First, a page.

Youngsters’s e book highlights cultural significance of Nisga’a’s harvest celebrations in Vancouver this weekend

Children's book highlights cultural importance of Nisga'a's harvest celebrations in Vancouver this weekend

The Nisga’a Nation kicked off 2023 Hoobiyee celebrations with a totem pole elevating on the Nisga’a Museum in Laxgalts’ap, B.C on Feb. 24. (Nisga’a Museum/Fb – picture credit score)

The Nisga’a Nation kicked off its Hoobiyee new yr festivities on Friday, Feb. 24, and the celebration continues in Vancouver this weekend with two days of free occasions on the PNE discussion board.

Hoobiyee marks a brand new season of harvest, starting when the oolichan — a staple fish in the standard Nisga’a food regimen — arrive in B.C.

Samantha Beynon, who wrote a kids’s e book known as Oolichan Moon in 2022, instructed CBC she was launched to the fish at an early age and impressed to create a piece for youths that helps go down her household traditions.

“I grew up consuming oolichan. It was simply essential meals that our household ate,” mentioned Beynon, who was born and raised in Prince Rupert and is of Nisga’a, Tsimshian and European descent.

Illustrator Lucy Trimble, who hails from the Gingolx, B.C., within the Nass Valley, and whose conventional Nisga’a reputation is Hlgu Maksguum Ganaaw, remembers her first encounter with the oolichan — sometimes called a candlefish due to its oily texture.

“Oh, positively the grease … one among my earliest reminiscences,” she mentioned, including that oolichan is sweet for extra than simply meals.

“I used to have power earaches. And what my mother would do is pour heated oolichan grease in my ears, and that may cease them immediately,” she mentioned.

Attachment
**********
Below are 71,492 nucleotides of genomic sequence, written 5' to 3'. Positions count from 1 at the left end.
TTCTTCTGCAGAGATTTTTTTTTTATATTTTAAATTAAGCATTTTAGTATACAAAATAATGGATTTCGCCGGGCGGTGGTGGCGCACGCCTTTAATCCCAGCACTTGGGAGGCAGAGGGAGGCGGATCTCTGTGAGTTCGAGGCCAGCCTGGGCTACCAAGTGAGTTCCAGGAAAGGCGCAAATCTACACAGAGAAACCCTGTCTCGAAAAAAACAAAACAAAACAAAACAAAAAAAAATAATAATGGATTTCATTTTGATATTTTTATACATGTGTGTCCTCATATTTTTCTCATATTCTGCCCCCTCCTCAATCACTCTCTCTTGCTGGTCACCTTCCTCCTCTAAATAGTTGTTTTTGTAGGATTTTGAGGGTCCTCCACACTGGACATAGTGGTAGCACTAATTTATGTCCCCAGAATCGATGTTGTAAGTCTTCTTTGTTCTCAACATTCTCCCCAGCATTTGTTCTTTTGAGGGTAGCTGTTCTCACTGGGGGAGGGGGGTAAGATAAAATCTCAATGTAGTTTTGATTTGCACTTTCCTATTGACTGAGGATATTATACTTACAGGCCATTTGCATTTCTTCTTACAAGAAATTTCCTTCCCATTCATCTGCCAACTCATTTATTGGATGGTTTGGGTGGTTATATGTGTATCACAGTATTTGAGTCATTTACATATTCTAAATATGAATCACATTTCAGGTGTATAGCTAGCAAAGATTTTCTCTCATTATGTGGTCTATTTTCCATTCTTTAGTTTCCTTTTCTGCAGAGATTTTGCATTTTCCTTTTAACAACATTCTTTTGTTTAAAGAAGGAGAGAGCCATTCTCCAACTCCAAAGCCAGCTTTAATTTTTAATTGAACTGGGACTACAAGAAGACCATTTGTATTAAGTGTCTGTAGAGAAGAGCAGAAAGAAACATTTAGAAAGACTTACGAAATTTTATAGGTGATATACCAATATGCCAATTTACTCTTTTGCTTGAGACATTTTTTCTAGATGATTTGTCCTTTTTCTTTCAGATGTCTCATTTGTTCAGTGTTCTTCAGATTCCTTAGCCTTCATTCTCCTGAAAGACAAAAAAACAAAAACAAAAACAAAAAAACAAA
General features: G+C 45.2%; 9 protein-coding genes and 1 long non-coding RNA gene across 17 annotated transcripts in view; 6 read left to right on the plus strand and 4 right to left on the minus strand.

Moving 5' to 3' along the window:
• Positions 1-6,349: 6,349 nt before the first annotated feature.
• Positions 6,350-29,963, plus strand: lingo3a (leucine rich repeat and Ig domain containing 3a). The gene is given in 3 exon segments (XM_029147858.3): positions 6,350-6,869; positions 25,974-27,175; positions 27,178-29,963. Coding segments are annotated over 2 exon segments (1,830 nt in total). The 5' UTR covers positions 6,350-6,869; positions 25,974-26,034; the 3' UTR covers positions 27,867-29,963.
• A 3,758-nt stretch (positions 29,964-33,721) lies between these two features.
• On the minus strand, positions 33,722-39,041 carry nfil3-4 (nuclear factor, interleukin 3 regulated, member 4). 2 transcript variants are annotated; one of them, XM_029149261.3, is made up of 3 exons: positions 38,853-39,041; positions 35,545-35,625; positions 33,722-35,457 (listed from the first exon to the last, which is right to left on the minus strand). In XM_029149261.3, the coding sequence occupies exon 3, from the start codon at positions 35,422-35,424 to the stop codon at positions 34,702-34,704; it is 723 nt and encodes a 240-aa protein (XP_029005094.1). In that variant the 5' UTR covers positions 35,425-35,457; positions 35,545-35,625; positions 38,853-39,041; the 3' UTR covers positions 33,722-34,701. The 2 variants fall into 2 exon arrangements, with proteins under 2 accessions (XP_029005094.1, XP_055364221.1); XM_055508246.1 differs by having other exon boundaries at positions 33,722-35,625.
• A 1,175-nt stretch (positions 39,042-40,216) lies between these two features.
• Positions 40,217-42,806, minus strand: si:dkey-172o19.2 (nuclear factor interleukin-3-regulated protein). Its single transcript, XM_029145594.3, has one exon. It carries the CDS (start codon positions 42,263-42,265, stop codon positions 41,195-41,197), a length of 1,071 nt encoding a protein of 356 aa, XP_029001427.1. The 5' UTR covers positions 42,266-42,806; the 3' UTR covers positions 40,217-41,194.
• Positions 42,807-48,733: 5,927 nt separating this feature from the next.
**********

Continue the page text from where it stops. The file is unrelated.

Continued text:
Josh Grant/CBC

Josh Grant/CBC

‘Saviour fish’

The writer and illustrator say the e book they labored on collectively was designed to go down tradition and data by means of generations, and Hoobiyee is the proper time of yr to show First Nations kids concerning the significance of the oolichan.

Trimble describes oolichan as a small, smelt fish often called the saviour fish among the many Nisg’aa. It is the primary fish to return to the river after the chilly, lean winter months “when everybody is admittedly hungry.”

She says she integrated shiny, up to date colors in her designs, which have been painted in watercolour earlier than being digitized, drawing inspiration from Nisga’a method in addition to visits to the river within the Nass Valley.

The oolichan begin to return in February, and the Nisga’a consider they’ll inform how plentiful the fish will probably be annually based mostly on the Hoobiyee moon that comes out in February.

“The very best place is when it is like a spoon that is going to catch every little thing coming into it,” mentioned Trimble. “And if it is the place it isn’t going to catch very a lot, or it is the other way up, then you already know to essentially ration what you could have.”

She provides that as a First Nations wellness employee, she leans on artwork to assist younger folks and households centre themselves and present how artwork connects them to their land, tradition and identification.

Josh Grant/CBC

Josh Grant/CBC

Beynon says writing the e book concerned quite a lot of collaboration with Trimble, members of the family and elders of the Nisga’a Nation.

“That was one thing that was actually necessary to me whereas writing,” she mentioned. “I actually needed to respect the data that was handed on to me.”

Beynon says, historically, the Nisga’a would boil the fish and skim the oil that rose to the highest into watertight wood containers often called bentwood packing containers. The observe continues at present, however the oil is saved in glass jars as a substitute.

She says she had the prospect to go to the grease camps within the Nisga’a Valley and make oolichan grease with one among her mom’s pals when she was youthful.

The writer is very grateful that Harbour Publishing helped embody Nisga’a phrases and a language information at the back of her e book, one other solution to assist protect cultural data.

She mentioned, in the end, she desires Nisga’a kids to rejoice their tradition.

“To be pleased with our conventional meals, to convey them to high school and share them — that is what I really need.”

The Nisga’a Ts’amiks Vancouver Society Hoobiyee events began at 10 a.m. PT on Friday and runs by means of Saturday on the PNE Discussion board.

The 2-day celebration will function a cultural feast, performances by First Nations dance teams from throughout the province, Indigenous artisans and a 50/50 draw.

Melissa Mckay

Melissa Mckay